WHEREAS, aforementioned big business are no match for Ducks Unlimited, the National Wildlife Federation, the Theodore Roosevelt Conservation Partnership, Trout Unlimited, & the Clean Water Network (CWN), a coalition of more than 1,200 public interest organizations across the country representing more than 5 million people; and

WHEREAS, more than 80% of species in Arizona depend on riparian habitat at some point in their life cycle &
          A. the American Bird Conservatory lists southwestern riparian habitat as the fifth-most threatened habitat in the U.S. &
          B.  freshwater animals are disappearing five times faster than land animals &
          C. that means this one & all dark-shadowed rivers, ones was then wasn't then was; and

WHEREAS, what happens to the microcosm happens to the macrocosm &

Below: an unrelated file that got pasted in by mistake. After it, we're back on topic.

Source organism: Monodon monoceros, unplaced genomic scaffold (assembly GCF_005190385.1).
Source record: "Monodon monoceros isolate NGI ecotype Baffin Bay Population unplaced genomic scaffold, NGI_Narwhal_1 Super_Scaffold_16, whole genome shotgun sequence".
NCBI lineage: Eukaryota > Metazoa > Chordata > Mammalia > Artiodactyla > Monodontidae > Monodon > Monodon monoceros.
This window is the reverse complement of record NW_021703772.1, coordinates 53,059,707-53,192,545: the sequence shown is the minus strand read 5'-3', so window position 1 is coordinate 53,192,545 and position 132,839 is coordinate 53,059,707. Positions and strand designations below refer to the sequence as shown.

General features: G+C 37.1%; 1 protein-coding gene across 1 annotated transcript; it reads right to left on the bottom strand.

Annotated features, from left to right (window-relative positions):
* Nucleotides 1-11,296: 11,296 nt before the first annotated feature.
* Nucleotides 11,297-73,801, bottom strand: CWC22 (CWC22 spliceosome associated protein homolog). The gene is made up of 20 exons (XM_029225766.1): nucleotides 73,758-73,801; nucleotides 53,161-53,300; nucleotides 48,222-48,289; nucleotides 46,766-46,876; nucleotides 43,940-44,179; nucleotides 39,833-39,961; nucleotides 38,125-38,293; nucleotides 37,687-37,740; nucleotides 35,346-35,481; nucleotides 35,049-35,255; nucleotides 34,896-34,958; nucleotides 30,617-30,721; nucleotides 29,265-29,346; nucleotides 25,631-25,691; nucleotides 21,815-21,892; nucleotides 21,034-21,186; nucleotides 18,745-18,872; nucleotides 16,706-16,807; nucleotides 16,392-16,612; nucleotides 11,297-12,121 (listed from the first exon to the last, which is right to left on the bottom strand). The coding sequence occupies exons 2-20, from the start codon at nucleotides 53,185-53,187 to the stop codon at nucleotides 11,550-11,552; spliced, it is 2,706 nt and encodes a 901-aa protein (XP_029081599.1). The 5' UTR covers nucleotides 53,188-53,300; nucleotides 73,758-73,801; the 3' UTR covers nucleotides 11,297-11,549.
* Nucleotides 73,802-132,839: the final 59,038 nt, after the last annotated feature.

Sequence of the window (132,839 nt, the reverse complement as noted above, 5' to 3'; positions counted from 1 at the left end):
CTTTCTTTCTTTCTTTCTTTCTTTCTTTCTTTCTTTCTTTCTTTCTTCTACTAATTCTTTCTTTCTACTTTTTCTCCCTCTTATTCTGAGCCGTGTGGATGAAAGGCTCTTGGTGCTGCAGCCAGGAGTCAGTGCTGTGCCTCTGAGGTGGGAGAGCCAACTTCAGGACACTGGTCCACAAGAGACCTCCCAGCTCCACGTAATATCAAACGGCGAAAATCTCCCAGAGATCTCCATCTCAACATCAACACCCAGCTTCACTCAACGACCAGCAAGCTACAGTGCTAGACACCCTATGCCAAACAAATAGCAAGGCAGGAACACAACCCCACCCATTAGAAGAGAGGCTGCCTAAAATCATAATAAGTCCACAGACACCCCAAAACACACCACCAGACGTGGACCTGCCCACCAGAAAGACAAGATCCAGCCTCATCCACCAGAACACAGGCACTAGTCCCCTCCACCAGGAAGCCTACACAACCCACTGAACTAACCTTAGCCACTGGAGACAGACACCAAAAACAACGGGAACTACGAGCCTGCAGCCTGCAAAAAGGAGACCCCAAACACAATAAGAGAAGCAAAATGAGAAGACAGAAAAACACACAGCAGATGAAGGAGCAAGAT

A. this fact has never changed; and

WHEREAS, will never change; and

WHEREAS, the Rapanos disaster tried to change surface water quality protections implemented in Arizona & on every American river since 1972 as if a wetland is isolated from the surrounding ecosystems—a series of events seemingly unrelated-  not a galaxy striking the edge of another galaxy and

WHEREAS, most rivers begin accidently &

  1. they all glow a certain way &
  2. there are colors to each of them, their watersheds &
  3. a drainage basin is a distinct longitudinal zone,
  4. a water of the United States; which includes, but is not limited to: